Wow, this sounds like it’s going to be a unique gun that fills a very special niche. What’s not to like4 about 50 foot-pounds of energy out of a compact little package? I will be very surprised if this is not an interesting gun accuracy wise.

    What is the power level that gives 30 good shots: the feet per second and the pellet shot?

    I’m wondering how that tank would work screwed into a Talon SS with a 24″ .25 caliber barrel? Any chance of you being able to test that now or possibly at some time in the future.

    Thanks,
    Bruce


  7. While you are measuring the Main Spring, I wonder if you could weight the hammer ? I think a stock Condor hammer is a combination of the larger delrin rimmed Hammer of 49 grams and a Ring of 19 grams for a total of ~ 68 grams.


  8. B.B.

    I would call it “overpistol” or “underrifle” πŸ™‚ A quick-swap grip/stock would be very nice indeed. I wonder how it feels to hold it pistol way – seems to me that AF could do a better job on its grip.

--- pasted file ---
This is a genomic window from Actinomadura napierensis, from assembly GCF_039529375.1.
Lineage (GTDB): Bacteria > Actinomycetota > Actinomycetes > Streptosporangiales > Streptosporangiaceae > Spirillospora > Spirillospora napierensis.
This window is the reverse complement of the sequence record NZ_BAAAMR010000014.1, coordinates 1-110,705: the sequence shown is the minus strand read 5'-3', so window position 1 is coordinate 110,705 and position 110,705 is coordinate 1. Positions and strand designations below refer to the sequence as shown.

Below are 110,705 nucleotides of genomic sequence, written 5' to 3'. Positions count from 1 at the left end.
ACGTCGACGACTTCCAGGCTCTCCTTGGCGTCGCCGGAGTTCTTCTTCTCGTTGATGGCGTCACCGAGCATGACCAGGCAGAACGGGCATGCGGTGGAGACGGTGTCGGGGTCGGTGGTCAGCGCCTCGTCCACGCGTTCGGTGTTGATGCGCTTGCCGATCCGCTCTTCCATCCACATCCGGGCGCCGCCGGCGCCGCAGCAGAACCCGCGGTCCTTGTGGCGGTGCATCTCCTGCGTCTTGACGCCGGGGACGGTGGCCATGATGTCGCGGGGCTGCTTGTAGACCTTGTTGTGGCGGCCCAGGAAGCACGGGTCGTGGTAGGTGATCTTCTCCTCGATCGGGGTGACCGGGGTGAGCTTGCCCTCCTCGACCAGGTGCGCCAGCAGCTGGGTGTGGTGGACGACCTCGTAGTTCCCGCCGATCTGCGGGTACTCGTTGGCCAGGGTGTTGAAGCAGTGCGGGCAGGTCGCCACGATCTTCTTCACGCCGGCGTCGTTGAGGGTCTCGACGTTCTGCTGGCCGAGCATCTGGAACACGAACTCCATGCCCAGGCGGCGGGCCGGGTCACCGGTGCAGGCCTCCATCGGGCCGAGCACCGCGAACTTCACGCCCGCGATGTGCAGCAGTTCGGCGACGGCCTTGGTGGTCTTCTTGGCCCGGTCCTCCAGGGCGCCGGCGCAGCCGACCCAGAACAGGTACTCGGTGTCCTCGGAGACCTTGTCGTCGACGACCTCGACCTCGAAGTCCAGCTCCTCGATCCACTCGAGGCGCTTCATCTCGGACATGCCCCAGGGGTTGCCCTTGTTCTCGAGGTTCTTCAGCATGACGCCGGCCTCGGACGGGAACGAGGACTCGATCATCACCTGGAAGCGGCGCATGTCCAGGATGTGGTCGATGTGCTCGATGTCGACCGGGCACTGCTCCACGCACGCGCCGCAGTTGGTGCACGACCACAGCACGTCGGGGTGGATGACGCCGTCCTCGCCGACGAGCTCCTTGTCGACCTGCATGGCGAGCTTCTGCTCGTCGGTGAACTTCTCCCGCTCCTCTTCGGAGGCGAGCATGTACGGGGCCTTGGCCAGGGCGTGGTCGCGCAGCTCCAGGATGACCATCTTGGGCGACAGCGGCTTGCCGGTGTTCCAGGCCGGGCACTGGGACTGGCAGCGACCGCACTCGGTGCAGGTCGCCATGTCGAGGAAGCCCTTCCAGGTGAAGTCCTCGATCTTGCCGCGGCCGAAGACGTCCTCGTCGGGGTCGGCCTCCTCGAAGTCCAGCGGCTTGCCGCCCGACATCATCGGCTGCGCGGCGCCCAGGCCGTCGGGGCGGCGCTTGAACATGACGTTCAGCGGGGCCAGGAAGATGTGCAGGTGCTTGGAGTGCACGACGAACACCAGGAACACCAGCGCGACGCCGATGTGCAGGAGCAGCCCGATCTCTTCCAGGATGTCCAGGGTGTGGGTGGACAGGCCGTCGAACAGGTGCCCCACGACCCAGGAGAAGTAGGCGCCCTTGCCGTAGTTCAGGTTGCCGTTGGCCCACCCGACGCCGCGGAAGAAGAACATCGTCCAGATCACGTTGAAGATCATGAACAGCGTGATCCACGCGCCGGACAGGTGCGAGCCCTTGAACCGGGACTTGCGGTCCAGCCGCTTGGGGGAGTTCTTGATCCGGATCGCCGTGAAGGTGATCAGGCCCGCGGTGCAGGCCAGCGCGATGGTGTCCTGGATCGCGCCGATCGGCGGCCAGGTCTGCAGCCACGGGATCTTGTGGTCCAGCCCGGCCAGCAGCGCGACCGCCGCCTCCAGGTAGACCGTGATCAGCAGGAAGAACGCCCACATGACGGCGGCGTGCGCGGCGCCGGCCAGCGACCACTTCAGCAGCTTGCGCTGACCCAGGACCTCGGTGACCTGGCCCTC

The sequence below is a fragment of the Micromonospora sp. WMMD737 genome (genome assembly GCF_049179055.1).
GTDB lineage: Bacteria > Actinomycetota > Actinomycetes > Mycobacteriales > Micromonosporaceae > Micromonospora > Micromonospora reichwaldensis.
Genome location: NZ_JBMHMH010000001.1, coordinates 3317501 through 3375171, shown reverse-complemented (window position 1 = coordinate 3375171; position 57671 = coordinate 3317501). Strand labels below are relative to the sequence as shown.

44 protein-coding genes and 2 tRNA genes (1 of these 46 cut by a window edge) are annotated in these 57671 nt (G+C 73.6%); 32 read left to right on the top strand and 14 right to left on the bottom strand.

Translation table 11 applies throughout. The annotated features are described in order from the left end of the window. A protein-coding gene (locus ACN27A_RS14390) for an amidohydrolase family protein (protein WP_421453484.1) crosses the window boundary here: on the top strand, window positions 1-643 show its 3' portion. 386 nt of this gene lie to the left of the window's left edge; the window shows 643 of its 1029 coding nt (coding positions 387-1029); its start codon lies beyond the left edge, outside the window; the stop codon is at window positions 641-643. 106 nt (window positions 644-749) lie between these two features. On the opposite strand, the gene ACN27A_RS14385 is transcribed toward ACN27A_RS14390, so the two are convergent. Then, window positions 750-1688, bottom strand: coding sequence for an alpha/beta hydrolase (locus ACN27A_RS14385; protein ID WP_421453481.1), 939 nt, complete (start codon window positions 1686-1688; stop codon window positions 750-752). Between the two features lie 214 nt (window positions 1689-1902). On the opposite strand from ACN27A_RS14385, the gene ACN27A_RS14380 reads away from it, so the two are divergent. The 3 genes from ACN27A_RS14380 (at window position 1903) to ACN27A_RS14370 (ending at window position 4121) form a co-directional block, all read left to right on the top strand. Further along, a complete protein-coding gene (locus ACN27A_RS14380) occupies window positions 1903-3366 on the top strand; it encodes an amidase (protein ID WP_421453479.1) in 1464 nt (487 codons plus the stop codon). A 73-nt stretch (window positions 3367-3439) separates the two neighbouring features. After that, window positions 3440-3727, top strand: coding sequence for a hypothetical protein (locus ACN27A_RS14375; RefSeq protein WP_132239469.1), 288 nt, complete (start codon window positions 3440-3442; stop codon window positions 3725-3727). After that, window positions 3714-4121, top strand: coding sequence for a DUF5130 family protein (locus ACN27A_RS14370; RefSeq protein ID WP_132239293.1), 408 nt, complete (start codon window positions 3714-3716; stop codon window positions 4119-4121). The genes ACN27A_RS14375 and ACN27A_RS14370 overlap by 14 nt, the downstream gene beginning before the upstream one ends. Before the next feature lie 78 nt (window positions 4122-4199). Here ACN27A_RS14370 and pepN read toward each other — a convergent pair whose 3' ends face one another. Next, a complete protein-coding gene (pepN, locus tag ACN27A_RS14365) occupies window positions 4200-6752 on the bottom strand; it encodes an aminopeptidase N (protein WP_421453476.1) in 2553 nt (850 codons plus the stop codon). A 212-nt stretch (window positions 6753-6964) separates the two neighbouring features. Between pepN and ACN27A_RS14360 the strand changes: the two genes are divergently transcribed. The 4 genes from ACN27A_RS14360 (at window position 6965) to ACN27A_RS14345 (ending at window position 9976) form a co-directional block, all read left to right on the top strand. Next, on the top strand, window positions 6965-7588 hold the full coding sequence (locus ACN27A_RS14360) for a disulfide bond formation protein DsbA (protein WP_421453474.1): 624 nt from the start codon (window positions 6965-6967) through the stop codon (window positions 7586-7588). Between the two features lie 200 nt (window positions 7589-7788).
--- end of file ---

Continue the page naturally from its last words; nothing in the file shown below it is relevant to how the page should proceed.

Pump is being assembled now – pipe turned down to size, then glued into main coupling, then cut and drilled. A lot of hand finish ahead, meters of sandpaper and kilos of polishing compound.
    I started an upper receiver for my project. It seems it’s going to be one of the most pricy parts, but I think it’ll worth the money. Hard-anodized piece of 7075 alloy, to hold all the pellet things together: bypass, bypass control levers, bypass adjustment system, barrel, barrel sleeve and sleve plug/air cutoff/barrel tension nut. I decided to use heavy choked CZ – they seem to be harder (forged) and more available these days than LW.